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Can watching too much TV at night make you depressed?

        Health | Depression

Watching TV itself doesn't cause depression, but experts think the light from the boob tube might have something to do with it.
Watching TV itself doesn't cause depression, but experts think the light from the boob tube might have something to do with it.
Monkey Business Images/Thinkstock

You love to watch your favorite shows at night. It helps you wind down after a long day at work. But what if this routine -- the one you thought was helping you ease into a good night's sleep -- was actually pushing toward depression? There's a chance that could be the case.

A study conducted at the University of Pittsburg seems to have found a connection between television and depression -- in young adults at least [source: The Guardian]. And numerous other studies have linked those who watch TV at night to being at higher risk of depression. And while that's not the same thing as television actually causingdepression, the studies do all seem to point to one thing. It's not about the TV itself. It's about the light.

Exposure to artificial lights at night has been linked to all kinds of problems, many of them stemming from disrupting the body's production of melatonin, a hormone that not only regulates our sleep cycle, but also is an active antioxidant, scouring the body for free radicals. Melatonin is secreted in the absence of light (and while we're asleep), but humans have also only really been living with constantly available light for about a century now and our bodies haven't caught up. The mind and body need a stable sleep cycle, and adding an artificial light source at night, even a low one like a TV or a cell phone touchscreen, messes with the regulatory rhythms that our bodies use to keep under control.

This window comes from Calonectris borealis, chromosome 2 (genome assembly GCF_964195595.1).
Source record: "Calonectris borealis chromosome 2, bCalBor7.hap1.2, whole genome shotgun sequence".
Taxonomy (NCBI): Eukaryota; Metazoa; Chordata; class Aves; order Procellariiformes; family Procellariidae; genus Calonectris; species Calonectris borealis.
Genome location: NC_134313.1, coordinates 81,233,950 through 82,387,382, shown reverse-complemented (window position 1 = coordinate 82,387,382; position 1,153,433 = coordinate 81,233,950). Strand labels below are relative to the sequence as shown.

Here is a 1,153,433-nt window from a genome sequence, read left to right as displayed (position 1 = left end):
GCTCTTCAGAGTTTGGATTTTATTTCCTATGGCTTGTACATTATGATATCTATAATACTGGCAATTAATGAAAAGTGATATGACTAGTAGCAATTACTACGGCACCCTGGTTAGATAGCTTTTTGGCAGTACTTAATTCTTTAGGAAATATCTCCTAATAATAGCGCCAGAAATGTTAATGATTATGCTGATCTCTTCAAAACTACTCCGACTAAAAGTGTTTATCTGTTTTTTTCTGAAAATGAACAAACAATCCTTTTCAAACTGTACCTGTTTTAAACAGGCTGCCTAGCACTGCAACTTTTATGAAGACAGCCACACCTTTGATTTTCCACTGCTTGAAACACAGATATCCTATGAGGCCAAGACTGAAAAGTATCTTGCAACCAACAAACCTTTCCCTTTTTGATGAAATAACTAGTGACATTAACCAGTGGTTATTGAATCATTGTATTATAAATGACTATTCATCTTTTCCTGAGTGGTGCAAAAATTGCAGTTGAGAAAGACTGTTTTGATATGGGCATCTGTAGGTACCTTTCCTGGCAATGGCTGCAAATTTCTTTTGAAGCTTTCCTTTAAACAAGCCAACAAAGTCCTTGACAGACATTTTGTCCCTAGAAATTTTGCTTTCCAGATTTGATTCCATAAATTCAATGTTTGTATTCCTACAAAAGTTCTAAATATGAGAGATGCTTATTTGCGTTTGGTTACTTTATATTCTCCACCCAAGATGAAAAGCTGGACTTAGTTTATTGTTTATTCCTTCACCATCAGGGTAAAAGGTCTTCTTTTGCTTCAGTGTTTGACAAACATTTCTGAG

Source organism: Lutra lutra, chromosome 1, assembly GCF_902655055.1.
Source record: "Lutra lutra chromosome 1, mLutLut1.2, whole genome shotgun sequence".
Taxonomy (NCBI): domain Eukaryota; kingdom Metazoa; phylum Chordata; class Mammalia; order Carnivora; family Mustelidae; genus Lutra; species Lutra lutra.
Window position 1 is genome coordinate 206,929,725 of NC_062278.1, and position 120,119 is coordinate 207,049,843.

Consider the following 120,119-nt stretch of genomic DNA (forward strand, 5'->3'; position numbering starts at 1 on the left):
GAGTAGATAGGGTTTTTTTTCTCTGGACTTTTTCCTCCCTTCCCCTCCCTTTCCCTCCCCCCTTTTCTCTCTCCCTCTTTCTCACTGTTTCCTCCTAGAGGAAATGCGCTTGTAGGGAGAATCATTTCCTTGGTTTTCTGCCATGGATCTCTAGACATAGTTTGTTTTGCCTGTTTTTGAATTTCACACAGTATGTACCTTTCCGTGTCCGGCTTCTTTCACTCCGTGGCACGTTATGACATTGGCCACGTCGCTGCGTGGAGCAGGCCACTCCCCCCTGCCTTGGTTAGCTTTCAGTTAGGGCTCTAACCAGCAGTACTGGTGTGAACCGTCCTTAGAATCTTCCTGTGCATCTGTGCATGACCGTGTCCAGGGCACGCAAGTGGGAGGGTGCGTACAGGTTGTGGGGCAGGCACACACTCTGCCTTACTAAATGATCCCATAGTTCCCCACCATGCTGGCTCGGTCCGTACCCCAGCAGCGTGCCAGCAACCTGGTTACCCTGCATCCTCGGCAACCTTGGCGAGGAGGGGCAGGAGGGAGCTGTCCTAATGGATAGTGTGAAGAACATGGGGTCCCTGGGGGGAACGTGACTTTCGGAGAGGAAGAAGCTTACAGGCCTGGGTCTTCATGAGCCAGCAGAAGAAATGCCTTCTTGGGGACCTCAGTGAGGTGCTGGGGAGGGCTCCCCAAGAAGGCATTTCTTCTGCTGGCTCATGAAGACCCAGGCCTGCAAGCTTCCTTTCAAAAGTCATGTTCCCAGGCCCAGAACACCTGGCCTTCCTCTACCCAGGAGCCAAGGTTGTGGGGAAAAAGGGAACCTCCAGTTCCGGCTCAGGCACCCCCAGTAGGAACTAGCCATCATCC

There's also evidence that exposure to low light sources at night disrupts other physical and mental functions. A 2012 study published in Molecular Psychiatry found that hamsters who were exposed to low light at night showed depressive-like behavior on a cycle of 16 hours of normal light and 8 hours of dim light for one month. Hamsters on the dim light schedule eventually showed decreased appetites for sugar water, and when they were placed in water put less of an effort toward trying to swim. Fortunately, the depressive state was reversible, and once the hamsters were moved back to a natural light schedule they returned to a normal state of hamster positivity.

What makes this study interesting, though, is that the researchers also found a chemical link between low light at night and depression. Hamsters in the study who slept in low light also showed an increase in tumor necrosis factor (TNF), a protein that's usually responsible for immune responses but is linked to everything from Alzheimer's to cancer when the body fails to regulate it properly. A secondary finding of the study was that depressed hamsters with elevated TNF could also be coaxed back into normal behavior when they were given TNF inhibitors, suggesting that there may be hope on the horizon for effectively targeting the brain chemistry causes of depression.